GAINESVILLE, Fla. A 911 call received from the scene of a horrendous multi-vehicle accident on Interstate 75 early Sunday captures the confusion and fear of motorists, as well as screams and the sounds of crashing cars.
The Alachua County Sheriff's Office released the recording of a 911 call from a motorist who had hit a guardrail. The call is mild at first and then is punctuated with the sounds of crashes as more and more cars collide in the dense smoke and fog that permeated the highway.
CALLER: Oh [EXPLETIVE]! Another accident. Oh my God!
911 OPERATOR: What just happened? Tell me what happened.
CALLER: Another accident, another accident going northbound.
911 OPERATOR: OK.
CALLER: Yeah. Oh my goodness. And that was a truck!
911 OPERATOR: And what kind of truck, like a semi?
CALLER: You can't see. You cannot see. It's like impossible to see. The haze is, like the smoke is very thick, you can hardly see holding your hand in front.
Near the end of the 10-minute recording, the witness describes the continuing pileup at about sixteen vehicles. She describes cries from across the road, as more oncoming cars are heard:
911 Operator: And about how many people are hurt?
CALLER: Hold on, hold one, we're hearing another one.... He's stopped in time.
The caller describes what she thinks are the vehicles involved when ANOTHER CRASH is heard.
CALLER: Oh my God! Another one. Damn it, this is bad!
Meanwhile, the National Transportation Safety Board has two investigators at the site of the I-75 crash that killed 10, an official tells CBS News.
There is no specific threshold for investigating highway crashes, but the Board investigates "high consequence events and incidents." Ten people were killed and 18 others hospitalized in the multi-vehicle accident that occurred in low visibility early Sunday.
I-75 was reopened Monday morning as accident investigators tried to determine what caused the first crash that set off the fiery chain reaction that killed 10. The Florida Highway Patrol is leading the investigation.
CBS News correspondent Mark Strassmann reports it may turn into a criminal investigation.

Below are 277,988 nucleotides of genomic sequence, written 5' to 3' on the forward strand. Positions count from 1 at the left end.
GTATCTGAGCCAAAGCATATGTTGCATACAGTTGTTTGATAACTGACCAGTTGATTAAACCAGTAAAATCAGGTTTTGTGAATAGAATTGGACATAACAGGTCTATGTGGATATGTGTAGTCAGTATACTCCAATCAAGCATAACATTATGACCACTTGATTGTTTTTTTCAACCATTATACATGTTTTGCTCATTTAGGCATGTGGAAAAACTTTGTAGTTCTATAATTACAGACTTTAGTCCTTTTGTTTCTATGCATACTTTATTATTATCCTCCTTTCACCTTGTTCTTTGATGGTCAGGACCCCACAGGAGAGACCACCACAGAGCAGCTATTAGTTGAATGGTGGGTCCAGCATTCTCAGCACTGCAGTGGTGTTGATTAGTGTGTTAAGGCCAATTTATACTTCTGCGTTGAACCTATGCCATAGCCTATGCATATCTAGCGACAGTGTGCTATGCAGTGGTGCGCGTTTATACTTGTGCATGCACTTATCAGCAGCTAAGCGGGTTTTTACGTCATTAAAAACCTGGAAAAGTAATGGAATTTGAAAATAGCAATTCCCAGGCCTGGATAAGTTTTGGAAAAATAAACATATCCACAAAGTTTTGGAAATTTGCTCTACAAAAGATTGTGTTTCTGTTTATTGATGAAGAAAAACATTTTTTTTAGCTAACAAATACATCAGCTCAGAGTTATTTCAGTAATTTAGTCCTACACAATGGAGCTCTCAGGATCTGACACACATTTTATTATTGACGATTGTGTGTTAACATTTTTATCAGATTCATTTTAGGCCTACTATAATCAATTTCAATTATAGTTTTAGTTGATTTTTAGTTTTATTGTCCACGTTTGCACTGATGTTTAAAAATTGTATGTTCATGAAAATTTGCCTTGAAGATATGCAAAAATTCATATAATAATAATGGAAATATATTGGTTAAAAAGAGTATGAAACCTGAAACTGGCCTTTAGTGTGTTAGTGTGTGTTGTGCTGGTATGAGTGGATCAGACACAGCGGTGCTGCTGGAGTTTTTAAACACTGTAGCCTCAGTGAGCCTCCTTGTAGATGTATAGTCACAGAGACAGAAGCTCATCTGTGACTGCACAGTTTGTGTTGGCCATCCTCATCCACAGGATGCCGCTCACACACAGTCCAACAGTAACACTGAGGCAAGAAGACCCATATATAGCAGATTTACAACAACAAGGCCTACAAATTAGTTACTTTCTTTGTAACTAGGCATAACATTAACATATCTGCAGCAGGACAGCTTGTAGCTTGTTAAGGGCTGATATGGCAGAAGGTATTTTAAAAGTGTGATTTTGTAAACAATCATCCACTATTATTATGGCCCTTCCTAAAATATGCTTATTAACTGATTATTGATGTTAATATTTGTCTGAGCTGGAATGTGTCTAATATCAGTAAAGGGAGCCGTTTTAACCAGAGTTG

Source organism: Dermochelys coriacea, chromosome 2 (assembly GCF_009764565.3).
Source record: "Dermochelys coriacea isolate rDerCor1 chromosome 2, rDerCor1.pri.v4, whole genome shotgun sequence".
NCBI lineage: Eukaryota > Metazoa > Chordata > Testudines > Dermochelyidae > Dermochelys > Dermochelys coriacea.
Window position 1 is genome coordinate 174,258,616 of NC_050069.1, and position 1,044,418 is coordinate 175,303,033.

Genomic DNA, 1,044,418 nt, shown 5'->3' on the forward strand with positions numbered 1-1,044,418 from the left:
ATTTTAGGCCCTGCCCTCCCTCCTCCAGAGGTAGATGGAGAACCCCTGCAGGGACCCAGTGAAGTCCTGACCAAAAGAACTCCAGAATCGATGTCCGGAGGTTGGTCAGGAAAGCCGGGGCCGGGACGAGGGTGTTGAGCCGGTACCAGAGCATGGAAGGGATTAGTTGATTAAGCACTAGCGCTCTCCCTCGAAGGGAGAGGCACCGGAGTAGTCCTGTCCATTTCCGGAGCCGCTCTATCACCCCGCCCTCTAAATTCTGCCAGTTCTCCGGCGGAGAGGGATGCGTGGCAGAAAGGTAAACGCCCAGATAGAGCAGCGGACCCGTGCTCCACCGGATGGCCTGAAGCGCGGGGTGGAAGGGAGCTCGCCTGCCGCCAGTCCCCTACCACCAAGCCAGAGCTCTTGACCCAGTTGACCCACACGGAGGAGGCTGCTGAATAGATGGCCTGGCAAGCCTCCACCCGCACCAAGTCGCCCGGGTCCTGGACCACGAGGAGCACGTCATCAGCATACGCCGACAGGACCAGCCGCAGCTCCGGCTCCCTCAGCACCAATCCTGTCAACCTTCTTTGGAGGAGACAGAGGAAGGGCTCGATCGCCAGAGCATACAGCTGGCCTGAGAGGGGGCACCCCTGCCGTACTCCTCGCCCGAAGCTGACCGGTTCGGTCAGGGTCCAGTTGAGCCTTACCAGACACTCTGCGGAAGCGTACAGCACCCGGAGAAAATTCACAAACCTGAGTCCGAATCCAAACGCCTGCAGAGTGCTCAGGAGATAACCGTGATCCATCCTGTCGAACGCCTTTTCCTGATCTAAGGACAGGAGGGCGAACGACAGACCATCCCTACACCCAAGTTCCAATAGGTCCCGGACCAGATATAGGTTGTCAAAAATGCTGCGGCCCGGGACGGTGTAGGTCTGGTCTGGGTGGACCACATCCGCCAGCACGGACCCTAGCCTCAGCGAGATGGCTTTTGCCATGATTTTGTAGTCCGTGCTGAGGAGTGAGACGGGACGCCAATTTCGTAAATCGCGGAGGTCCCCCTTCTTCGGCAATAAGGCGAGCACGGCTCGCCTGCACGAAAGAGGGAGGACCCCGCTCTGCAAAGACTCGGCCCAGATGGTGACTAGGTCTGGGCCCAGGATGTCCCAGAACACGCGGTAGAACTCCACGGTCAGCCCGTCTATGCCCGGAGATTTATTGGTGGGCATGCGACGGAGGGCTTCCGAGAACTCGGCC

Drivers were blinded by a combination of fog and smoke caused by a nearby brushfire - and that fire may have been set intentionally. State officials can find no natural cause, no natural explanation like a lightning strike, which could have started the brush fires.
The disaster scene ran for one mile along I-75, littered with the burned-out shells of up to 19 vehicles, including at least seven tractor-trailers. In zero-visibility conditions, a combination of smoke and fog, drivers headed into a deadly multi-car pileup.
"As we were coming through the prairie, it went from crystal clear visibility to nothing in 50 feet," crash survivor Bert Thomas told CBS News.
Visibility was so poor that when rescuers first arrived on the scene, they could locate victims only by listening for moans and screams.
Throughout the day, firefighters sprayed foam on smoldering wreckage and rescuers used machinery to pry victims from vehicles.
"It was a very traumatic situation and frightening situation to be out there on I-75. Hearing crashes, hearing explosions, hearing people scream," said Alachua County Sheriff spokesperson Sadie Darnell.
The interstate had been closed for a time before the accidents because of a mixture of fog and heavy smoke from a brush fire that may have been intentionally set. The decision to reopen it early Sunday will certainly be a focus of investigators, as will the question of how the fire may have started.
The pileups happened around 3:45 a.m. Sunday on both sides of I-75. At least a dozen cars and six tractor-trailers were involved, and some burst into flames.
Hours later, twisted, burned-out vehicles were scattered across the pavement, with smoke still rising from the wreckage. Cars appeared to have smashed into the big rigs and, in one case, a motor home. Some cars were crushed beneath the heavier trucks.
Reporters who were allowed to view the site saw bodies still inside a burned-out Grand Prix. One tractor-trailer was burned down to its skeleton, charred pages of books and magazines in its cargo area. And the tires of every vehicle had burned away, leaving only steel belts.